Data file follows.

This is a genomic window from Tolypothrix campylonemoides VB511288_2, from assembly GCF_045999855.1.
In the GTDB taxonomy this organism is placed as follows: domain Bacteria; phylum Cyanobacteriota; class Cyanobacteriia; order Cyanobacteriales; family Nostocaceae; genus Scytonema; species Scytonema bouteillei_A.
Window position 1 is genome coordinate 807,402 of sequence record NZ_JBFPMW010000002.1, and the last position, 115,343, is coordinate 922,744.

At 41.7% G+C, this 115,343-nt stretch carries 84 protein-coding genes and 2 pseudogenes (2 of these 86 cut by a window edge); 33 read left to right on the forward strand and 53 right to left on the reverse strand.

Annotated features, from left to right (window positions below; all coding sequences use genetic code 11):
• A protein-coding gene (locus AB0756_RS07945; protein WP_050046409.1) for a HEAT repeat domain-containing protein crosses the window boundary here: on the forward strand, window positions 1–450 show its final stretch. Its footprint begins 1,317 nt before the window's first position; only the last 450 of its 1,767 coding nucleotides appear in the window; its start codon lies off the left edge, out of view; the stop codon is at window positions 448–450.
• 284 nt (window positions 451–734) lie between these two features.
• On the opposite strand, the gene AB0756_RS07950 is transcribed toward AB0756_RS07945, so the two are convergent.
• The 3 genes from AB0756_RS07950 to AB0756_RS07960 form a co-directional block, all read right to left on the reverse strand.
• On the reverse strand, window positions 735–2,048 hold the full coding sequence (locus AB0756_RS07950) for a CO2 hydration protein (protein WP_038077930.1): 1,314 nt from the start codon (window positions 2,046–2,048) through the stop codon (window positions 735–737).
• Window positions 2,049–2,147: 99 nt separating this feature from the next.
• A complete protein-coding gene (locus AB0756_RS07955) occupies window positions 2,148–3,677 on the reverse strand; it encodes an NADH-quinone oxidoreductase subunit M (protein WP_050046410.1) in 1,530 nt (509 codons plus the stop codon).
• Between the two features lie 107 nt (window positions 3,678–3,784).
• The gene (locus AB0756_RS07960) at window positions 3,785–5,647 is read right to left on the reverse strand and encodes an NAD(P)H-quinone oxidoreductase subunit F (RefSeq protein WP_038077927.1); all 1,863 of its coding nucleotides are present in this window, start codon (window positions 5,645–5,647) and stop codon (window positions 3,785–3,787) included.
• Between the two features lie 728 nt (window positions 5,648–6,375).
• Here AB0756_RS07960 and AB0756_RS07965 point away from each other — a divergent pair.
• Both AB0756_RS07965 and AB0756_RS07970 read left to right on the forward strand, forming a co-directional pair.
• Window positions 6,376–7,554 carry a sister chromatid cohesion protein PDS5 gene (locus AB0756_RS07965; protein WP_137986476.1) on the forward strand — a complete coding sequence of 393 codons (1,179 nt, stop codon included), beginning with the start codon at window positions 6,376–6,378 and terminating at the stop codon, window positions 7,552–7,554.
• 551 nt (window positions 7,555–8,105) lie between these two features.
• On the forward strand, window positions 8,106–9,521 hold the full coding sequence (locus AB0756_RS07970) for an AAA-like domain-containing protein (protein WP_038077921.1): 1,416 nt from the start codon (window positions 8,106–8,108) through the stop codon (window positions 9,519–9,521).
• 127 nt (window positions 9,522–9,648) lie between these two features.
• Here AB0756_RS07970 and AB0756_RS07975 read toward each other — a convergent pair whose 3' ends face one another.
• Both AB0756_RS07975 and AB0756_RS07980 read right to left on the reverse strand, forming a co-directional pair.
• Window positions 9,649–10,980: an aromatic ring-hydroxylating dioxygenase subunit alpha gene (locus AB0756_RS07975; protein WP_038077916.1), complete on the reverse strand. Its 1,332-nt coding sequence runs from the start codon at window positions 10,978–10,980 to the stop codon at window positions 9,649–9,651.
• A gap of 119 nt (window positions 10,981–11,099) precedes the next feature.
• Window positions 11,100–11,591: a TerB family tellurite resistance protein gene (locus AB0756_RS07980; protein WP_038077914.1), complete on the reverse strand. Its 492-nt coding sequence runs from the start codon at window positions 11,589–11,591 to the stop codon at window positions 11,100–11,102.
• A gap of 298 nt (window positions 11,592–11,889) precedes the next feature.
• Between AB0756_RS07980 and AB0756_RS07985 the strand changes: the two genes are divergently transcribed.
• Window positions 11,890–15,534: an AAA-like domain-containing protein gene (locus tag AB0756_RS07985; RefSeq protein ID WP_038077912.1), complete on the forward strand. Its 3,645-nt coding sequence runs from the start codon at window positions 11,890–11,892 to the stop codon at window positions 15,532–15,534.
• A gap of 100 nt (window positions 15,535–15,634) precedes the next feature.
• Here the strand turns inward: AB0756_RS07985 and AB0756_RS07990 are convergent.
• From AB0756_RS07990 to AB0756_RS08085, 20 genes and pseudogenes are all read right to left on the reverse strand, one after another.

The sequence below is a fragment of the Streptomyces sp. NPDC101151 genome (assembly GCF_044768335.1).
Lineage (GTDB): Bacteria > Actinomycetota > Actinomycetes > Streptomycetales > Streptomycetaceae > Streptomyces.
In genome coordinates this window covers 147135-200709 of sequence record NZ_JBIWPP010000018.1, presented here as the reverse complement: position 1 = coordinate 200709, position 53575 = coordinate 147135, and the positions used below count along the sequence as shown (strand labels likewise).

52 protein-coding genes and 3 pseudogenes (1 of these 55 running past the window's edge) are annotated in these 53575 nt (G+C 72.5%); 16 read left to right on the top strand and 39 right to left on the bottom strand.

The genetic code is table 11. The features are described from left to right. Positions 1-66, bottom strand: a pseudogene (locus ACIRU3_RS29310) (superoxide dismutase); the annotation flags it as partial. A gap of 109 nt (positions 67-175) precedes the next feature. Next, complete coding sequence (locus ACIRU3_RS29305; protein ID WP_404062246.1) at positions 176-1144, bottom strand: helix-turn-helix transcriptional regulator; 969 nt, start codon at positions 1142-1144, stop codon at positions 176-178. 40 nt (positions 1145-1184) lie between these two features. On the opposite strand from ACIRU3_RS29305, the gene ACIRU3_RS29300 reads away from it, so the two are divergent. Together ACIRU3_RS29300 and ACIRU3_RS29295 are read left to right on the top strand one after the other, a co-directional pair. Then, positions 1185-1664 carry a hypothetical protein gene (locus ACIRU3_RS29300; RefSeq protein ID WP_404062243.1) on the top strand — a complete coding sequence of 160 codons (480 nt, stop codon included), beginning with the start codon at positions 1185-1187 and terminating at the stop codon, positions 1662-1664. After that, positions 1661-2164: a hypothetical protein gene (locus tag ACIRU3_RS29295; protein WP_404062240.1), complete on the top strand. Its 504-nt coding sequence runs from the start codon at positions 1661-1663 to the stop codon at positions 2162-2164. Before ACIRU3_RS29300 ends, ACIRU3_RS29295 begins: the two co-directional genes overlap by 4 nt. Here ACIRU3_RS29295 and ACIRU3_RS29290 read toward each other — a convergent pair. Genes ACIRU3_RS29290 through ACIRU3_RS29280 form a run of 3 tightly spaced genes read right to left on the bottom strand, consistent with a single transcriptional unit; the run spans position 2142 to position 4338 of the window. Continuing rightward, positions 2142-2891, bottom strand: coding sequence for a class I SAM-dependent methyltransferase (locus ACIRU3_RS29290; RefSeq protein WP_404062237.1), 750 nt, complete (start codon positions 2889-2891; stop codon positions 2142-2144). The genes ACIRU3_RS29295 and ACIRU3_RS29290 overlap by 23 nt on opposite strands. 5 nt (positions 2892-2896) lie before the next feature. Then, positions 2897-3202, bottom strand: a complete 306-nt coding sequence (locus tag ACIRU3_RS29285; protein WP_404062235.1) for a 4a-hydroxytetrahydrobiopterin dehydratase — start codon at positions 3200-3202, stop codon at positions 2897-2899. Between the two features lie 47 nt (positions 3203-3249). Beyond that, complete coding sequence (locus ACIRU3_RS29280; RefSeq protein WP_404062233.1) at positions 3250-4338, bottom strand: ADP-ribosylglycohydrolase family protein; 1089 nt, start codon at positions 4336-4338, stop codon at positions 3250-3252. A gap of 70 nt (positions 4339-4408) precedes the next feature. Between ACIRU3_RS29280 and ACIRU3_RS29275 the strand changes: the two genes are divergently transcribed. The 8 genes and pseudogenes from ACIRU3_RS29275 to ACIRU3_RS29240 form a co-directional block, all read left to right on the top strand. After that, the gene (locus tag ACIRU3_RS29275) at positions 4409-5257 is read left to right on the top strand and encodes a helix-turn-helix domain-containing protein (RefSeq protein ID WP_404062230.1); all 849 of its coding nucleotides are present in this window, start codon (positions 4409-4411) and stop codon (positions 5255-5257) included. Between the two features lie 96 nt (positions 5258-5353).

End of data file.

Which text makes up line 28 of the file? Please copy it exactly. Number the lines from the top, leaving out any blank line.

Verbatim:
• Between AB0756_RS07980 and AB0756_RS07985 the strand changes: the two genes are divergently transcribed.